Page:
National address database pinpoints properties

The 2006 Australian national census will be among the many beneficiaries of a new government database that helps translate addresses into geocoded locations.

The Australian Bureau of Statistics (ABS) is the first to license the Geocoded National Address File (G-NAF), a database of the exact locations of 9.5 million addresses across Australia.

Geocoded addresses are an index of locality, street number and co-ordinates of longitude and latitude. Owner/resident names are not used for privacy reasons.

The project was officially completed last week after eight years of development and over A$2 million (US$1.52 million) in expenditure.

Led by government-owned company Public Sector Mapping Agencies (PSMA), the G-NAF project cross-referenced 32 million addresses from 15 government databases. This eliminated inaccurate records, resulting in the 9.5 million geocoded addresses.

The database will be available to both government and (via resellers) commercial organizations, but will first be used by G-NAF contributors such as ABS, the Australian Electoral Commission and Australia Post.

For the ABS, being able to relate addresses to statistical geography means new types of statistics, according to director of geography Frank Blanchfield.

Previously the department could only monitor areas where it was certain of the addresses.

“We’ll be able to expand the range of areas we can output statistics for,” said Blanchfield.

“Also there’ll be new sources of statistics, it’ll give us more flexible geographical outputs.”

The ABS will create one or many Web services by July next year to help government agencies code their own administrative (address) data into geographical locations, according to Blanchfield.

“They can stream addresses to the Web service, which will probably be via XML, and get back the number of the mesh block they’re in,” he said.

The service would likely be only for small government agencies.

“The Centrelinks of this world would have G-NAF incorporated into their own infrastructure,” said Blanchfield.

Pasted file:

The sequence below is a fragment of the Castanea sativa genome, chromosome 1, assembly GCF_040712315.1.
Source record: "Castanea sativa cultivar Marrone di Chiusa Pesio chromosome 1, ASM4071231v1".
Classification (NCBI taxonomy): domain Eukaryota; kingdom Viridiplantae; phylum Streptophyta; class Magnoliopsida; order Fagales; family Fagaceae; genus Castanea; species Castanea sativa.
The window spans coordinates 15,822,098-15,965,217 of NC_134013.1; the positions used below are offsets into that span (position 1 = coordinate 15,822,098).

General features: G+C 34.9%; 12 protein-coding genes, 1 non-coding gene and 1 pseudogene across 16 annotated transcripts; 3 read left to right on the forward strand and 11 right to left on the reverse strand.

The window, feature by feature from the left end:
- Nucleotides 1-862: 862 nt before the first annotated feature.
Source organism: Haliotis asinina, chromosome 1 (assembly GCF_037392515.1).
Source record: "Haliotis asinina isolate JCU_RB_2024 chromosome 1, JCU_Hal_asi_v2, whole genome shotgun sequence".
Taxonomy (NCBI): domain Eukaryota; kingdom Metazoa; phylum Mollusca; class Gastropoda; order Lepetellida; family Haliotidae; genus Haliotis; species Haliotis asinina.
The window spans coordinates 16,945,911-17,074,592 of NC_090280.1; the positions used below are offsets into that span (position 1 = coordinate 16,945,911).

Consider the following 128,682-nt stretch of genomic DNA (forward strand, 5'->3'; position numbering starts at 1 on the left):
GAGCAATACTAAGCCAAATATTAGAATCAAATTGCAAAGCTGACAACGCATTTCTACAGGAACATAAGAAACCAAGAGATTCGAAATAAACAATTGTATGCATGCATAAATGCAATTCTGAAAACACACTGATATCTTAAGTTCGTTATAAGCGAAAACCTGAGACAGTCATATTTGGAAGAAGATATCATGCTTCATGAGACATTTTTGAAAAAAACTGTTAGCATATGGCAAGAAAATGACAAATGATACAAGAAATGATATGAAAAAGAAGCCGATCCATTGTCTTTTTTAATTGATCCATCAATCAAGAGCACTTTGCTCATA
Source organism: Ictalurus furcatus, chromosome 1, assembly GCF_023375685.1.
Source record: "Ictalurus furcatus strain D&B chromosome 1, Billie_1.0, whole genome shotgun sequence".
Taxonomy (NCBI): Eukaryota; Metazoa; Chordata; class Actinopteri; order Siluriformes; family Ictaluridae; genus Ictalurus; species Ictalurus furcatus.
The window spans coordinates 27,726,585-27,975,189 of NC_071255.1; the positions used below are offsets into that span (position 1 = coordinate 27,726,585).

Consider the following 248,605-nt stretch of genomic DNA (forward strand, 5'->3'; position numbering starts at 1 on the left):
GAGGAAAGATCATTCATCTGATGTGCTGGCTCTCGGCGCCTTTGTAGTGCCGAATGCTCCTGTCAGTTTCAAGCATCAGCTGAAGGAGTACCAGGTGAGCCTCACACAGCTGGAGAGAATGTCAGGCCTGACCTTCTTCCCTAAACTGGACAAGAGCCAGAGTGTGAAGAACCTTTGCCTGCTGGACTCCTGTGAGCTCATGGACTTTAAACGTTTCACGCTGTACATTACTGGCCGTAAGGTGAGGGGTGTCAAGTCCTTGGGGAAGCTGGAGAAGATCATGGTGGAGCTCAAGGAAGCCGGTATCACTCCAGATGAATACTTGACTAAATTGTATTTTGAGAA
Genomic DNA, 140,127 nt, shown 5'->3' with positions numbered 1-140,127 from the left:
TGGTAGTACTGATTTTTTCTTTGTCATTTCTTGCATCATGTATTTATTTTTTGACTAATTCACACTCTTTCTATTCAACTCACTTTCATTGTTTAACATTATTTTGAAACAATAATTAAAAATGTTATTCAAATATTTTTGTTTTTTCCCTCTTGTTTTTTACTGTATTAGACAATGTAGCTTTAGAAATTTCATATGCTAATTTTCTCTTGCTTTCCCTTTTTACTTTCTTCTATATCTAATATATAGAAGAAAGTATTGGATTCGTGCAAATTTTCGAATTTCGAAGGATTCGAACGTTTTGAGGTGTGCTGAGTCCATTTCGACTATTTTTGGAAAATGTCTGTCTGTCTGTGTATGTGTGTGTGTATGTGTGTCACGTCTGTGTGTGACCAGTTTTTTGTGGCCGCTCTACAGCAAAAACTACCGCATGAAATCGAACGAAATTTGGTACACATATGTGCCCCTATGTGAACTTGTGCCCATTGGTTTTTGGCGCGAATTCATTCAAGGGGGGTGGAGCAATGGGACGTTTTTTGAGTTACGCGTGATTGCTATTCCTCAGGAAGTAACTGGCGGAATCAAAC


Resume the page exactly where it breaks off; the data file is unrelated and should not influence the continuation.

The ‘mesh block’, made possible by G-NAF, will be a new geographical unit for the next Census.

The current smallest unit for ABS statistics is the Census Collection District (CD), but a mesh block “is about a fifth of the size of a CD unit,” said Blanchfield.

“People have been looking for statistics for catchment areas, electorates…but mesh blocks will give us new statistical locations. We’ll be coding all the data from the Census to mesh blocks,” he said.

The CEO of PSMA Dan Paull said G-NAF was “a milestone” as an independent mechanism to verify addresses.

“(For example) Australia Post only knows addresses through what people write on letters.

“We can provide (via G-NAF) a view of both the address and location.”

G-NAF could also be used in other ways with existing mapping datasets, he said.

“You can use PSMA’s other datasets such as the road network which could be overlaid on G-NAF and query the shortest route between two points.

“So you’ll see the textual address and a link to latitude and longitude. They appear as dots, but it’s true distance.”

This has attracted interest from state emergency services, he said. However, there were still many G-NAF maintenance procedures to setup, said Paull.

The first build of the 10G bytes database took nine months, and as it’s distributed on DVD, will only be updated once or twice this year.

“At the moment PSMA relies on other land registries, Australia Post to inform us of changes.

“We want to move to real-time eventually,” said Paull.

This will be done by linking all the databases of all contributing government departments.

“Currently G-NAF’s in an Oracle database, but we’re aiming to move it to a data warehouse by the end of 2005. We’ll use the same software, but we’re working to establish protocols to transact over the Net,” he said.

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